- The man’s complexion is pale and deathly grey.
- he is dressed in black , symbolising evil or fear?
- Looks away – why? Ashamed? Or afraid?
- What does he lean on?
- he holds his head as if it hurts…… as if it is the diseased organ. This was the beginning of the times of psycho-analytic theory. before this pathologies were more likely to be considered physical/bodily. Freud concenetrated on the mind as a source of pathology………..
The forest and stream
- Many tall thin tree trunks (these could be interpreted as phalluses)
- Total Darkness lies beyond ( signifying taboo relationships?)
- Is there a deer lying down? the deer is a symbol of Spiritual authority, regeneration , piety/ devotion (González de León, 2015)
- a river? Representing flow? This could be symbolic of the girl’s menstrual flow- a sign of transition from child to adult, or of the flow of time………from childhood to adulthood.
- Ellipsoid shaped rocks nearby, and on the white cloth (eggs?). These ellipsoid shapes may symbolize testicles removed from the girl (or the female equivalent ovaries).
- One of the rocks looks like a skull-symbolic of death
- we seem to be at a picnic- a typical lover’s activity at this time????
Perhaps this girl feels the vagina she has constitutes the loss of a penis, and testicles (she has been castrated, and the symbols of the removed organs lie scattered around). . She still has an Oedipal complex which has not been repressed by the usual means (ie the thwarting of her desires.. say through the birth of further siblings, or the social taboo of incest). Perhaps this father has committed incest with her since childhood?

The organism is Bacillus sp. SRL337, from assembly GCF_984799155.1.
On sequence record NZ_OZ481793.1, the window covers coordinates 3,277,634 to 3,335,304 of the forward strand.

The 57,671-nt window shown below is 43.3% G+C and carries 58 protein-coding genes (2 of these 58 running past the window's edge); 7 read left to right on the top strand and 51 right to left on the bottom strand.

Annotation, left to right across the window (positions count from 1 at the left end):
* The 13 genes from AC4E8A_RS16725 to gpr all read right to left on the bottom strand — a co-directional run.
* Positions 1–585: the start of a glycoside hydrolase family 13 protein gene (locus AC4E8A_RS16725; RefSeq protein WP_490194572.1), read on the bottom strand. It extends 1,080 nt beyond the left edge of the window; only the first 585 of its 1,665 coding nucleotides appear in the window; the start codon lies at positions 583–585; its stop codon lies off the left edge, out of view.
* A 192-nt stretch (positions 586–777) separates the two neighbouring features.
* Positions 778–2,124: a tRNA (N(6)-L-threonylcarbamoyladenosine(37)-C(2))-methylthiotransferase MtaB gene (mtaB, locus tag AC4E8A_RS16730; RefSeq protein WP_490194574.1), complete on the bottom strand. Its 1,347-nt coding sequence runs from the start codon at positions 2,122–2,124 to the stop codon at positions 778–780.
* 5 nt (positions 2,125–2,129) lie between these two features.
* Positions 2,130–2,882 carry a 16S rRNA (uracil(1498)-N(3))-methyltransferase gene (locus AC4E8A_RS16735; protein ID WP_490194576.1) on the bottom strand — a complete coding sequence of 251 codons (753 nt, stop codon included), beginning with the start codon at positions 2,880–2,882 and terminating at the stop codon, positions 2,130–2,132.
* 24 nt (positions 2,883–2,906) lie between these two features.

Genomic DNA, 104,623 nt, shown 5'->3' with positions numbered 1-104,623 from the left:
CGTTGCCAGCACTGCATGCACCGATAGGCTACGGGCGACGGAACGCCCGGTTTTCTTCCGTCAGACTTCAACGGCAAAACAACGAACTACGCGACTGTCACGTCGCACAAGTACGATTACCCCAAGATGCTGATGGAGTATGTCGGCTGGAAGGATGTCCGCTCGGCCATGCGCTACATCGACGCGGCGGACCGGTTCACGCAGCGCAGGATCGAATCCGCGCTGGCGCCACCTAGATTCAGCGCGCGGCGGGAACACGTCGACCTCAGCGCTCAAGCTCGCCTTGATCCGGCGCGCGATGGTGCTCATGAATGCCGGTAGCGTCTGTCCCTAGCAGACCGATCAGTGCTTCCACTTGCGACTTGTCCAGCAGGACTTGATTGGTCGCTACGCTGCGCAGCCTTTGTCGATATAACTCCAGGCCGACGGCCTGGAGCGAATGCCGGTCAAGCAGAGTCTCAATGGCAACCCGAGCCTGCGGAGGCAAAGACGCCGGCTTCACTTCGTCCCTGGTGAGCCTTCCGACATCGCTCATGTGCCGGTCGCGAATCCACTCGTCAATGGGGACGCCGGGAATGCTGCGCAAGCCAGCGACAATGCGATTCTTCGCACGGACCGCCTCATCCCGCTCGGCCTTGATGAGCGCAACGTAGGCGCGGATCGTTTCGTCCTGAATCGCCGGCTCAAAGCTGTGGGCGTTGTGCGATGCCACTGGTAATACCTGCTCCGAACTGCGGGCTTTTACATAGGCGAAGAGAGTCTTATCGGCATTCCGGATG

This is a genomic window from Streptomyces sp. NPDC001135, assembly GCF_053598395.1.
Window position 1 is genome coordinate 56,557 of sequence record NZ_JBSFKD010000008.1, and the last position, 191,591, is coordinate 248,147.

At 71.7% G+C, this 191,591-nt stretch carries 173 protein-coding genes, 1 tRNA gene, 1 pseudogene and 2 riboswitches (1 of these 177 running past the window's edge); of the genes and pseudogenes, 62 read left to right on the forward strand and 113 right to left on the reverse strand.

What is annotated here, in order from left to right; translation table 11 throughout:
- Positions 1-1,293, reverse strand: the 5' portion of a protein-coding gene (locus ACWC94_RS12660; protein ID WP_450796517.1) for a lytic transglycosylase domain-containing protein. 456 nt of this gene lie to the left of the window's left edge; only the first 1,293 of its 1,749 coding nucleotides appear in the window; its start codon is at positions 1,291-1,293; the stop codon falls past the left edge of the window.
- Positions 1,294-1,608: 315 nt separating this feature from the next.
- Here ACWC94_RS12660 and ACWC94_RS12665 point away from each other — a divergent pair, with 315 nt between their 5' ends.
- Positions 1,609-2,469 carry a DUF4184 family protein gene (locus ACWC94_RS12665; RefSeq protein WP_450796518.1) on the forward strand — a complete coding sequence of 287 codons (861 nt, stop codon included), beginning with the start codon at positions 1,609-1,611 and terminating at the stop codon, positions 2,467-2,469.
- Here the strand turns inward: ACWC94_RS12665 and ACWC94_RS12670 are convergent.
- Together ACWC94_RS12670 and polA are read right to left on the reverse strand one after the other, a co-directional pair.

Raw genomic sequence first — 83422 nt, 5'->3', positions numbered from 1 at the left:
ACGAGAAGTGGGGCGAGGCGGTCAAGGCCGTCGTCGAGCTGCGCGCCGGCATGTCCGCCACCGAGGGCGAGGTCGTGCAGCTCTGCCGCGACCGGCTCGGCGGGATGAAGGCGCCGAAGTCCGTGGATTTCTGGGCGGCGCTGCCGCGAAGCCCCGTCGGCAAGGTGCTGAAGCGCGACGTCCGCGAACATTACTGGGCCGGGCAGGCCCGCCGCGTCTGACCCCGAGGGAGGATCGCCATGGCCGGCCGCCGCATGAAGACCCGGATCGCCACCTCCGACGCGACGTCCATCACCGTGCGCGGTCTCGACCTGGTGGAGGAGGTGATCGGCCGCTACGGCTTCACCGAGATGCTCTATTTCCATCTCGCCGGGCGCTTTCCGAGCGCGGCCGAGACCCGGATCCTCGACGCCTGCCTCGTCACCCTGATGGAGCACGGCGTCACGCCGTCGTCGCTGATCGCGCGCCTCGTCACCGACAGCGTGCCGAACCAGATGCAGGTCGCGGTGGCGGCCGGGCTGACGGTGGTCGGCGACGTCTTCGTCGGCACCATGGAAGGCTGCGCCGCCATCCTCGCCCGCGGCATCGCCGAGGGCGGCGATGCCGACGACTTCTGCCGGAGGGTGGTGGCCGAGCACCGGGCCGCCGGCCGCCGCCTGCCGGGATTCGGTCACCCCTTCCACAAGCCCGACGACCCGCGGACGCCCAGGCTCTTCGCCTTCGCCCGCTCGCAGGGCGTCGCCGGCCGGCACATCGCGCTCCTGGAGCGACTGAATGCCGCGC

She has reached puberty with the complex intact, and still desires her father sexually. This is now clearly inappropriate ( the white/black colours may mean Good/Bad, based on the lack of blame on the younger party) . Has she just had sex with the man (her father?), who is now ashamed, or she has tried to seduce him unsuccessfully, and he is hiding and scared of her- suddenly aware of the taboo of incest and what this now means? The deer is barely visible- camouflaged in the wooded background- perhaps symbolising the devotion of the girl to her father, or the way Spiritual authority has been sidelined in this unhealthy situation?
To what does the title refer? Are they the ashes of her childhood, burnt up in the fire and passion of adult sexuality? or the ashes of the ruined father-daughter relationship- spoilt by incest?? Perhaps they are referring to Ash trees? ……in which case the phallic symbology is given pride of place in the title of the piece…..
González de León, M. (2015) Notes on the symbolism of deer [online] at URL http://www.faena.com/aleph/articles/notes-on-the-symbolism-of-deer/ [accessed on 5 July 2017]
Fig. 1 ‘Why is mother’s milk best?’ (no date) [postcard] at URL : https://www.flickr.com/photos/28773898@N04/5718112745/in/photostream/ [accessed on 5 July 2017]
Fig. 2 Proud, B. Oedipus cartoon (no date) [cartoon] at URL : https://www.cartoonstock.com/directory/o/oedipus.asp %5Baccessed on 5 July 2017]
Fig. 3 Munch, E. Ashes (1894) [oil on canvas] at URL : http://www.edvard-munch.com/gallery/love/ashes.htm. [accessed on 5 July 2017]